It still gets me: most famous paintings I see in person are smaller than I'd imagined. Human-scaled, in spite of their larger-than-life reputations.
And by "bedtime story," I'm thinking more "Grimm's Fairy Tales, original gory recipe" rather than "Grimm's Fairy Tales -- now with added Disney sweetness." Intimate, but sharp-edged. I could imagine living with these paintings.
I could also see myself living with a painting by Georgia O'Keeffe or Edouard Manet... but it's not the same. Which makes me wonder: what's it like to live in Paul Allen's house? Does he pass Manet's paintings of Venice canals on his way to get coffee from the kitchen?
At first I was going to skip "Seeing Nature." Few landscapes pull me in like portraiture or other narrative works that include the human figure. But I did find a few pieces I liked. Still, "Seeing Nature" makes me think more of the names involved -- and the guy who owns them -- than the works themselves. It's more a traditional museum experience of Western culture, the kind of thing that's Good for You.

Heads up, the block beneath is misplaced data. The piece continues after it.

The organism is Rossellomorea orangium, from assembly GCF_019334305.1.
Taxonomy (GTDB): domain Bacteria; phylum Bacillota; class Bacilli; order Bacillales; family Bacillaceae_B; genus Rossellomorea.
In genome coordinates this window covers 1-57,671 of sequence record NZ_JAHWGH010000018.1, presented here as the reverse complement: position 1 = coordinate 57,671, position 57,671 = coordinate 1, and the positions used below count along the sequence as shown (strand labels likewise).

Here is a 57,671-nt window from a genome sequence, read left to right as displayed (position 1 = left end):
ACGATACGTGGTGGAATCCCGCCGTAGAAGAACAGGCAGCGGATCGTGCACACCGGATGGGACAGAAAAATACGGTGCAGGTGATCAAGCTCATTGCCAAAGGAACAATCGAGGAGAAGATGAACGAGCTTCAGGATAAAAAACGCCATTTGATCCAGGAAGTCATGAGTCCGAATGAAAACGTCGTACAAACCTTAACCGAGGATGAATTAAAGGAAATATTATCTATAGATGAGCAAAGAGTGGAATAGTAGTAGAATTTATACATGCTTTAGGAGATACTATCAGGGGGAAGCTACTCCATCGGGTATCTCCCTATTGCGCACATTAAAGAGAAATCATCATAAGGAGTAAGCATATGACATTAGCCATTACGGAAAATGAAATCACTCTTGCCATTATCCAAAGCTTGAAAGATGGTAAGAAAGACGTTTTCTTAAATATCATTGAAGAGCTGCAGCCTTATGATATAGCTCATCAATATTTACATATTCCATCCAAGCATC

I suppose big names (Jacob Lawrence, Paul Allen) were the reason I made time to see both exhibits. But once I arrive at a museum, I prefer a spectacle in which I can find something personal.